By A. Cozzi
The publication bargains readings of discourses approximately nutrition in a variety of sources, from canonical Victorian novels by means of authors corresponding to Dickens, Gaskell, and Hardy to parliamentary speeches, royal proclamations, and modification Acts. It considers the cultural politics and poetics of meals on the subject of problems with race, category, gender, regionalism, urbanization, colonialism, and imperialism which will notice how nationwide identification and Otherness are developed and internalized.
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The Discourses of Food in Nineteenth-Century British Fiction (Nineteenth-Century Major Lives and Letters)
The booklet bargains readings of discourses approximately meals in quite a lot of sources, from canonical Victorian novels through authors comparable to Dickens, Gaskell, and Hardy to parliamentary speeches, royal proclamations, and modification Acts. It considers the cultural politics and poetics of nutrients relating to problems with race, classification, gender, regionalism, urbanization, colonialism, and imperialism so as to realize how nationwide identification and Otherness are built and internalized.
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Extra info for The Discourses of Food in Nineteenth-Century British Fiction (Nineteenth-Century Major Lives and Letters)
And in order for that Posterity to be perennial, to proudly re-bloom with ever-bolder colors year after year, it must be implanted in and nurtured by the national imagination. But though the topography of the countryside, broom-covered heath or rolling green hills awash with herbs and wildflowers—the cowslip and hemlock, nightshade and wormwood so beloved by Hardy’s archaic crones—contributes to the (literal and psychological) rural “spell” of nationalism, the far-away and fantastical city of London will provide a bracing antidote where those crones will be rendered obsolete by a rising urban middle class.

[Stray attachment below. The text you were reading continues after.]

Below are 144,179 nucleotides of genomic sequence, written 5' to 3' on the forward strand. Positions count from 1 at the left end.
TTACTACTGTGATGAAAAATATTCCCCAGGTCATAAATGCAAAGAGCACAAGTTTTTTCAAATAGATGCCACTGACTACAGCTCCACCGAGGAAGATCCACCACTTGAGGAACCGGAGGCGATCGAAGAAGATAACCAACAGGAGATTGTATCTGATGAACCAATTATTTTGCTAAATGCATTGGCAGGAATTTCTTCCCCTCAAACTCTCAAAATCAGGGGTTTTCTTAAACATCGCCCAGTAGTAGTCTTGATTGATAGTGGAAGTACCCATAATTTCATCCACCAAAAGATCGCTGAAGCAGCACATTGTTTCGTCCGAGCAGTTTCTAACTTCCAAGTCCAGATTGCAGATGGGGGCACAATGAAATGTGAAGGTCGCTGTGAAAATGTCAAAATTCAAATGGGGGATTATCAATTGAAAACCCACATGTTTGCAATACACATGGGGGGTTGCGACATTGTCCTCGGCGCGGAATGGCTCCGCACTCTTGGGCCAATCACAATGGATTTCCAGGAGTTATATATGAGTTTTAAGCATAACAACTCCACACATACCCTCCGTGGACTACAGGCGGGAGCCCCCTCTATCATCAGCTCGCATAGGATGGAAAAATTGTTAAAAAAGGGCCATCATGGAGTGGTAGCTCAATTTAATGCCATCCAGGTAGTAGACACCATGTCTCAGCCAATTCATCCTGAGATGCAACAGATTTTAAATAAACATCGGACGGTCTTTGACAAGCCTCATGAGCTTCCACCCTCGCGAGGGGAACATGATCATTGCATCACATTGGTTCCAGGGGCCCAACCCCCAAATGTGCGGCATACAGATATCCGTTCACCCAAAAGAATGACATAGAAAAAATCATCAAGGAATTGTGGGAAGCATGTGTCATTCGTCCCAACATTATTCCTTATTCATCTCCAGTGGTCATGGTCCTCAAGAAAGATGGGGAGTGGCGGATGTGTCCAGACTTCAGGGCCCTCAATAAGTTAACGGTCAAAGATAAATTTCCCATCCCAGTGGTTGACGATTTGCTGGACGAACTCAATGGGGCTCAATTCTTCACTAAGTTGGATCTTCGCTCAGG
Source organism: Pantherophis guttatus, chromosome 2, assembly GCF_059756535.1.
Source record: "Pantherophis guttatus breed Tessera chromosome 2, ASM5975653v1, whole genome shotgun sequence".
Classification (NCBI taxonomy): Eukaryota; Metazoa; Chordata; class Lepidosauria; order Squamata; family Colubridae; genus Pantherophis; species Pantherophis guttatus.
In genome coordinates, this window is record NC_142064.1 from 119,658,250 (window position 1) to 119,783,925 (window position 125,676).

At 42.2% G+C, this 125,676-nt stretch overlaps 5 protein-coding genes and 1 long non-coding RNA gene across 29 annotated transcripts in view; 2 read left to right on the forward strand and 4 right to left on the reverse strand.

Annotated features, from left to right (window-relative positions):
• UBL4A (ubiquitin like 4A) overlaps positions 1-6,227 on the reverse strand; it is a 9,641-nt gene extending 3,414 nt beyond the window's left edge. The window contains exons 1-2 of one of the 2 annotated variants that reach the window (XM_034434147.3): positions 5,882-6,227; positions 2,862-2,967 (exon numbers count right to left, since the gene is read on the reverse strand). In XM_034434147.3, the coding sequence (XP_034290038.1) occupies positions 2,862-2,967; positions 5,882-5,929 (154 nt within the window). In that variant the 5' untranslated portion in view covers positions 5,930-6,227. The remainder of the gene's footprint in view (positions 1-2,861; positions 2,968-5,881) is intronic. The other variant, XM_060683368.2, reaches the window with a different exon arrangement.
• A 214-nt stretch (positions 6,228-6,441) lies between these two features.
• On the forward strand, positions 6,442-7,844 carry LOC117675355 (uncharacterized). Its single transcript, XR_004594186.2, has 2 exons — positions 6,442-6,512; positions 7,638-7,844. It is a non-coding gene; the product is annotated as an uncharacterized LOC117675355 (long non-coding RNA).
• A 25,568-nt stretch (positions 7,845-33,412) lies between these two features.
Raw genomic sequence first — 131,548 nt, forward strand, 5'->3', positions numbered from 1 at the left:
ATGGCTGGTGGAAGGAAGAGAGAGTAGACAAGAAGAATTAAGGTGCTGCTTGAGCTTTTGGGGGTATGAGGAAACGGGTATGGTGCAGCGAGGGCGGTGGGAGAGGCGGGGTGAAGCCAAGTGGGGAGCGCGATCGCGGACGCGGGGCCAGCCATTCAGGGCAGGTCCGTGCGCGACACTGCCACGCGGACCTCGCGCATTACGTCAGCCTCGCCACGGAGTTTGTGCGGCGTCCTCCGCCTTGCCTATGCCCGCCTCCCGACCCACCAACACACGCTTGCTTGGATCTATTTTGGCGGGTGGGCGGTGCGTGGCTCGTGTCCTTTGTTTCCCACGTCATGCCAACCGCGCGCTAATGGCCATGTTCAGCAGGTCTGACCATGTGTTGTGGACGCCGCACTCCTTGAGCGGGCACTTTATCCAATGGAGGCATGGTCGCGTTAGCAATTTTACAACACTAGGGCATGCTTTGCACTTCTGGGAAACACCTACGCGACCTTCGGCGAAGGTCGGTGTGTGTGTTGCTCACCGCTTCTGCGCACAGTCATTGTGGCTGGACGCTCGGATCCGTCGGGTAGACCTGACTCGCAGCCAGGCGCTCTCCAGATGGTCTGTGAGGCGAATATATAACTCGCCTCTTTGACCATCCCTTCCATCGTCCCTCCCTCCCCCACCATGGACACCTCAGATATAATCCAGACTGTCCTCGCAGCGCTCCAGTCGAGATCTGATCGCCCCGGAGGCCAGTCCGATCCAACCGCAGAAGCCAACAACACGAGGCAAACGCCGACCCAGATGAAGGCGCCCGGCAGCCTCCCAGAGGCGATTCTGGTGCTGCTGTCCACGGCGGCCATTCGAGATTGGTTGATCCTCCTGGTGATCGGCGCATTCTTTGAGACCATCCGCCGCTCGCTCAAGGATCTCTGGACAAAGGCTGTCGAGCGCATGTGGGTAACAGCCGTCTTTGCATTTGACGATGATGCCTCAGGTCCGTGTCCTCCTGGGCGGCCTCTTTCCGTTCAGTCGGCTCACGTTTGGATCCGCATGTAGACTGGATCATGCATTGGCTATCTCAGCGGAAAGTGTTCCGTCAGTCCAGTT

Modern British identity, as represented by Farfrae, depends on a way with words, paper, and ink. The mastery of language serves him well, for as identity becomes more bureaucratized, it also becomes less substantial, more abstract, just as the hearty whole-grained brown loaf will evolve into spongy sliced white bread. Identity is documentable but intangible in a world that values a fingerprint instead of the handshake, credit rather than coins. Henchard has gone the way of the scarecrow, and Sybil might as well be the figurehead on a ghost ship sailing across Egdon Heath—a romantic shadow that comforts the imagination by softening and diffusing the harsh glare of industrial capitalism.
For without a past, not only can there be no notion of progress—a notion crucial to the conception of British identity—but also there can be no well of tradition from which to drink. As Anderson observes, “identity . . ”10 And the stories that Disraeli and Hardy narrate seeped into a susceptible collective consciousness and became memories, and these memories became authenticated and celebrated. ” Just as King Arthur does not provide policy but poetry and legend, the longlost worlds that both Disraeli and Hardy depict offer not genuinely viable socio-economic solutions, but mysteries, magic, and myths.